This could be anything from:
*a closed mindset response – I am not doing that
*a negative mindset response- I don’t want to do that
*a stress response – I don’t have time
*a fear response – I can’t do that
*an avoidance response – that doesn’t apply to me
*an unsure response – I didn’t know that could help
*an angry response – I don’t want exercises. I just want someone to fix me
*a curious mindset response– how will that help me, can you tell me more so I can understand?
*an open mindset response – I will do my best to execute that
*an eager response – what can I do to help myself
*an overeager response – If I just do a lot of these this should fix my issue
*an honest response – I may not have the time, nor energy, but I understand that this can help me so I’ll give it a try
* a mindful response ­ I will tell myself I’ve done a good job when I do my exercises, even if it’s not as often as it could be, I am doing the best I can at this moment.
*a non-judgemental response – I will not tell myself off if I don’t do my exercises as this is not helpful to me learning new patterns of movement and exercises.

Exercise prescription – Finally the nitty-gritty of why exercise and movement are good for us

Exercise prescription can be given for a range of reasons too. The majority of the physiotherapy patient population are prescribed exercises for improving the functionality of a muscle – it may be weak, lacking endurance capacity or overactive and tight. A muscle can also be slow at responding to input from our immediate surroundings which can affect our sense of balance and lead to issues such as falling over.

However, exercise can be given for other reasons too, such as pain modulation, down-regulating an overactive and sensitized nervous system, improvement in bone density, decreasing stress hormones (ie cortisol ) and substance p ( a neurotransmitter & neuromodulating chemical responsible for providing information back to our central nervous system about pain sensations in the body), to minimise and manage the inflammatory chemical response to acute injury or chronic stress on the immune system ( there are many inflammatory mediating chemicals that are produced inside our bodies such as histamines, prostaglandins and bradykinin – this one increases the bodies sensitivity to pain).

Exercise and diet may also assist in the management of overproduction of pro-inflammatory hormones (such as insulin and eicosanoids). An overproduction of these hormones can lead to chronic hyperactivity of our immune system and the development of immune system disorders (including but not limited to rheumatoid arthritis, Crohns’s disease, asthma, ulcers, cancer, atherosclerosis {heart disease}, sinusitis and more ).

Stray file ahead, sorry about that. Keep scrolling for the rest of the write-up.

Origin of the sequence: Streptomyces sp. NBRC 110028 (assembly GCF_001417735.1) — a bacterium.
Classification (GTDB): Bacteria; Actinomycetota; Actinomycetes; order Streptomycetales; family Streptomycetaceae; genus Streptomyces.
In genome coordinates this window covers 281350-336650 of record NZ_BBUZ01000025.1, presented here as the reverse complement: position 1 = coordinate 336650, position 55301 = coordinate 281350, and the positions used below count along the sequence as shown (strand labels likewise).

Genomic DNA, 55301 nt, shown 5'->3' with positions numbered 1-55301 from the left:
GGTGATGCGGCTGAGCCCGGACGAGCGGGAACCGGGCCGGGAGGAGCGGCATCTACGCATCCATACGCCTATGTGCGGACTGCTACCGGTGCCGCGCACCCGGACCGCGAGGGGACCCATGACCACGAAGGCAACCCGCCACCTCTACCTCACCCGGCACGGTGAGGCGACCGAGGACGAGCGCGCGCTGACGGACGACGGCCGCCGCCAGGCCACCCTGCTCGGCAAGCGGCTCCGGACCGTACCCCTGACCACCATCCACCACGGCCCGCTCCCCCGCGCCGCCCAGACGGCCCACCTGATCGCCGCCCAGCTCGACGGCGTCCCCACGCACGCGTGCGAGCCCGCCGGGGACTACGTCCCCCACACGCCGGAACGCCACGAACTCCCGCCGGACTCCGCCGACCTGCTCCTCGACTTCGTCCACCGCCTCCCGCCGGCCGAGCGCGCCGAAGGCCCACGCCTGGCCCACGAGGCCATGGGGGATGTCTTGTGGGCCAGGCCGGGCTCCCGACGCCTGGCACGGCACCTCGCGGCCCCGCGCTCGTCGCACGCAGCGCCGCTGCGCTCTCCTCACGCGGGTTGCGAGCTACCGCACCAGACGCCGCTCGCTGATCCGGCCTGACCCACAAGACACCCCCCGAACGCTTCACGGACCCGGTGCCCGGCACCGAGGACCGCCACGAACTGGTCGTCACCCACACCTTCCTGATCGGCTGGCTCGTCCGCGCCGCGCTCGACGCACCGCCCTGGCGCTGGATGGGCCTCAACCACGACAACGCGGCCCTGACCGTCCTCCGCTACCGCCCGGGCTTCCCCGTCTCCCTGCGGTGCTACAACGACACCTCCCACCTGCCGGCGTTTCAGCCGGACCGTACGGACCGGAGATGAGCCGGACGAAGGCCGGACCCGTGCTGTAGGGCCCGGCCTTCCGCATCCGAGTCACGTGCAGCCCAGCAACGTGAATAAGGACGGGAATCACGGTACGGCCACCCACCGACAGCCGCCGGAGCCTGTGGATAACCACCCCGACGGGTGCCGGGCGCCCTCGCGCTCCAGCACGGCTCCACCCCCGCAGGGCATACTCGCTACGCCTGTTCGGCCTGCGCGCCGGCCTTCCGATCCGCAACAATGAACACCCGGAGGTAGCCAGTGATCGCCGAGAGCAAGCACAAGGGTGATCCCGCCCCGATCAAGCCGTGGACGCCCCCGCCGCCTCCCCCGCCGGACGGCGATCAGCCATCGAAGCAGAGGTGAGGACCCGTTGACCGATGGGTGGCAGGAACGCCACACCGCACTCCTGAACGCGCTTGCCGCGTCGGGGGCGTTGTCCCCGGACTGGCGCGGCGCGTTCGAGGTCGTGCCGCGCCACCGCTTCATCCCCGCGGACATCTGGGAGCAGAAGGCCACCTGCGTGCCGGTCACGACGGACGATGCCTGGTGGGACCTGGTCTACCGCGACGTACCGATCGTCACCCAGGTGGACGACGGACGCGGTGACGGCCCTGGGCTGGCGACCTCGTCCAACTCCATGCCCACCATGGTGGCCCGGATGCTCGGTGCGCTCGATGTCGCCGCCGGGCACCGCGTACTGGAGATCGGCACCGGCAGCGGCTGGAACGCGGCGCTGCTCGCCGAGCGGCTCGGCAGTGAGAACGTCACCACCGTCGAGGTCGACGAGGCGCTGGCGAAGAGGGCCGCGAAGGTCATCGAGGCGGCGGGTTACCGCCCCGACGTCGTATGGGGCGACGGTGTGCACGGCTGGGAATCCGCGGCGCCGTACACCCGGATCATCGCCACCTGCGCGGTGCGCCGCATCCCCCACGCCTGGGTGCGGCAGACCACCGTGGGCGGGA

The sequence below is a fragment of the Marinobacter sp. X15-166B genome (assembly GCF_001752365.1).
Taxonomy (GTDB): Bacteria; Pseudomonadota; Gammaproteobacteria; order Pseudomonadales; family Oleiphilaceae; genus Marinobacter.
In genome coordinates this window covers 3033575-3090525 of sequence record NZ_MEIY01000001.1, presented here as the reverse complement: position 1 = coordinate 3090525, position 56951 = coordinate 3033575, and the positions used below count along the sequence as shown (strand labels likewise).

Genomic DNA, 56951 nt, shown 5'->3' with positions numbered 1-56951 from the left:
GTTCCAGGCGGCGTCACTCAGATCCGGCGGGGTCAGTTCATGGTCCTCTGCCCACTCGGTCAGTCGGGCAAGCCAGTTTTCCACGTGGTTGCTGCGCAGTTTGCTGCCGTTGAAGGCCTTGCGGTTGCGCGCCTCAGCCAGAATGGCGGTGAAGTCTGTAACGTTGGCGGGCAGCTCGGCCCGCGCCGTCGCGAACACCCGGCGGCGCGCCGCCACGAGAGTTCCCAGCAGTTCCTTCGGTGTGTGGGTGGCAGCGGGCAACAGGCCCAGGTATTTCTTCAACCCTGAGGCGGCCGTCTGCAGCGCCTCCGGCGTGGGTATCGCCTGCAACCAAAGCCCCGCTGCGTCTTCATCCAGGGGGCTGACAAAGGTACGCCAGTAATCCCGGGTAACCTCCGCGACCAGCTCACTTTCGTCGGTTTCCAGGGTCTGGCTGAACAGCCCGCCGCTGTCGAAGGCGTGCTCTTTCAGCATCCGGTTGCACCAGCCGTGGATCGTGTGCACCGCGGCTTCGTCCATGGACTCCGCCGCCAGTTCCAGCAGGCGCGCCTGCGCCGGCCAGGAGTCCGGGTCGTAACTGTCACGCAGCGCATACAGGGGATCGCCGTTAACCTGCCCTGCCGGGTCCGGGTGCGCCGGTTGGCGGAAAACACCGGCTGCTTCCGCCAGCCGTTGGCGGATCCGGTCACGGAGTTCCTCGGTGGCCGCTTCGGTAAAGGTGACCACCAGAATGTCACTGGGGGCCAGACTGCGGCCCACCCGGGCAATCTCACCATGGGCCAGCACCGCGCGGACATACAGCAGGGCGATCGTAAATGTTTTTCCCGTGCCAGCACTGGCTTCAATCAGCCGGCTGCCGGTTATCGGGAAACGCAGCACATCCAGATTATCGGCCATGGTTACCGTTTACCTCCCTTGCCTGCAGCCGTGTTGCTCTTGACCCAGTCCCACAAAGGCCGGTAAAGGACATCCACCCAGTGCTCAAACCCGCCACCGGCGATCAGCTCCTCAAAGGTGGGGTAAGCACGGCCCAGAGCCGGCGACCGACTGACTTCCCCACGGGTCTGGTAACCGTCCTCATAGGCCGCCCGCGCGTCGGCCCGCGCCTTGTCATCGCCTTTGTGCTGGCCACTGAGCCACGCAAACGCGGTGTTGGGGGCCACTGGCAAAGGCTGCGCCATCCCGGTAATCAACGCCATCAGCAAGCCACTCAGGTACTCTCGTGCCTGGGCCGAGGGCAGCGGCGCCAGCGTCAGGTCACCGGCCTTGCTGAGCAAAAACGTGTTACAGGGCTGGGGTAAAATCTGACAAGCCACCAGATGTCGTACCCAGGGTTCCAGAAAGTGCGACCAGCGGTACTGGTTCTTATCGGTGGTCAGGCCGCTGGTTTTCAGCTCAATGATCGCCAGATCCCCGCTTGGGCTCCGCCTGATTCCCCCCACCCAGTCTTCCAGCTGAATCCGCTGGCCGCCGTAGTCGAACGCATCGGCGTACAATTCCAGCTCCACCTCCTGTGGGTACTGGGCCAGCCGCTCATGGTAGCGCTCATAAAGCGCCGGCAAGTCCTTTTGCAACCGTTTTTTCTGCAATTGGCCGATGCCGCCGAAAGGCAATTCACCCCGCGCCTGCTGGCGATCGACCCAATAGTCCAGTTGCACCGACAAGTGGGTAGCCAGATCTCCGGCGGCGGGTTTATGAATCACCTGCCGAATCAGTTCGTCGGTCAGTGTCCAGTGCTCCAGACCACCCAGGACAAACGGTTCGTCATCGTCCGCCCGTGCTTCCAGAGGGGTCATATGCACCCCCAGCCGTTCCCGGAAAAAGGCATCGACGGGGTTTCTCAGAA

Exercise decreases the levels of TNF (tumour necrosis factor) and CRP (C-reactive protein), which are both involved in systemic inflammation. In order to maximise the benefits of exercise and avoid chronic inflammation, we need to ensure we allow sufficient time for your body to recover after each strenuous exercise session.

Foods that increase the inflammatory response in our body are sugars, refined carbohydrates, saturated fats, trans fats, omega 6 fatty acids, MSG, gluten and casein (arthritis.org ).

Exercise can help us to get to sleep (when we get into a regular morning exercise routine our brain produces a sleep chemical called melatonin and exercise also stimulate the brain to produce a chemical called adenosine which makes us feel sleepy). Your circadian rhythm (your natural sleep/wake cycle) is maintained with regular exercise and therefore your sleep patterns are maintained consistently. This is very important in the management of pain and mental health stability.
Exercise regulates our mental health by reducing the body’s arousal, anxiety and depressive symptoms (after exercise our brain produces endorphins, dopamine, norepinephrine, and serotonin and these chemicals make us feel happy and improves our sense of wellbeing ).

Exercise helps our brains remain engaged. As we age, our brain needs to keep learning new things to keep it active and exercise can play a major role in keeping neural circuits in our brain open or creating new neural circuits. By engaging in exercise, we effectively slow down the process of ageing. Working on proprioception, which is your brains understanding of where you are in the world, you can improve your balance reactions, allowing you to do more for yourself and prevent falls.

So that is my condensed version of the nitty-gritty of why exercise is good for us. For me, I enjoyed sharing with you my passion for moving and I hope you learned a few new things too; and now both you, who has most likely sat for a length of time to read this article and me, as I have sat for a lengthier time to write this article, need to get up and move.